La Grande Chaumière Violette (紫色大稻埕) is a wonderful Taiwanese TV series, directed by Nelson Yeh (葉天倫), that you can stream on Netflix. It displays life in Taiwan during its turbulent 1920s–the period when Taiwan was under Japanese imperial rule, which lasted from 1895 until 1945. The dialogue is mainly spoken in Taiwanese Hokkien, Japanese, and Mandarin.
Past time = 1920s
Present time = 1980 — Xin Xong (Yi An’s son) shows Yi An’s old letters to Xuehu. Xuehu is Yi An’s male childhood friend. Xuehu discovers that Yi An passed away last year.
The story is based in Twatutia (a transliteration of the Taiwanese Hokkien, Tōa-tiū-tiâ,) but at that time is called Dadaocheng (大稻埕). This famous district is where many social/political movements took place and where many local artists gathered. The Twatutia Wharf on the Tamsui (Danshui) River was an important trading place in the 19th century–the sprawling center where tea, medicine, herbs, fabrics, and other goods entered Taipei. This district is known for its rich history, local cuisine, and also being the center of the February 28 Massacre.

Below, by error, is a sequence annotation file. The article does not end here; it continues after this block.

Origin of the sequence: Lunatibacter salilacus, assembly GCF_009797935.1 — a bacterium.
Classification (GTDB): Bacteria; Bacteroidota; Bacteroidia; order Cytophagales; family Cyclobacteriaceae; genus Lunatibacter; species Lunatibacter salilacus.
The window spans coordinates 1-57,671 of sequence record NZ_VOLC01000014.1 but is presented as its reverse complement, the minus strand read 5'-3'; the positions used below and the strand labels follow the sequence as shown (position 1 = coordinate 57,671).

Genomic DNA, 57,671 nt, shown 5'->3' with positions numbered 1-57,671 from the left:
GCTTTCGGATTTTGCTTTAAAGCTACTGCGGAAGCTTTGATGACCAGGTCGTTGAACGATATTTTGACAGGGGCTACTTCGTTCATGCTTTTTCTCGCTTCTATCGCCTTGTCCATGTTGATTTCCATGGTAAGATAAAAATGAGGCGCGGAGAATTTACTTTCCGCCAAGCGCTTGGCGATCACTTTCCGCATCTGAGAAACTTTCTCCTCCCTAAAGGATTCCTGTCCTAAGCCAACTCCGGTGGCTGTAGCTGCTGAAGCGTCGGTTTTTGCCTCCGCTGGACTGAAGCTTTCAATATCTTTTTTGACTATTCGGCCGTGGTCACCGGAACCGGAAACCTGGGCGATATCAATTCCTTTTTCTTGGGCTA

The focus is in the friendship between Guo Xuehu and Jiang Yi An, who are both high school students in the 1920s. They have a great passion for the arts and to protect their rights as Taiwanese citizens. Through them, you see the importance of student activism throughout history to influence movements and embark greater social change.
The characters in this series are are based on real people. The story follows the life of Guo Xuehu, who is based off of the real Taiwanese pioneering gouache painter, Kuo Hsueh-Hu, who left a major impact on Taiwan’s development of modern fine arts.
This series is not only entertaining, but it covers many significant historical events throughout Taiwan’s history, and gives a fascinating snapshot into the lives of Taiwanese during the early 1900s.
Please give it a watch!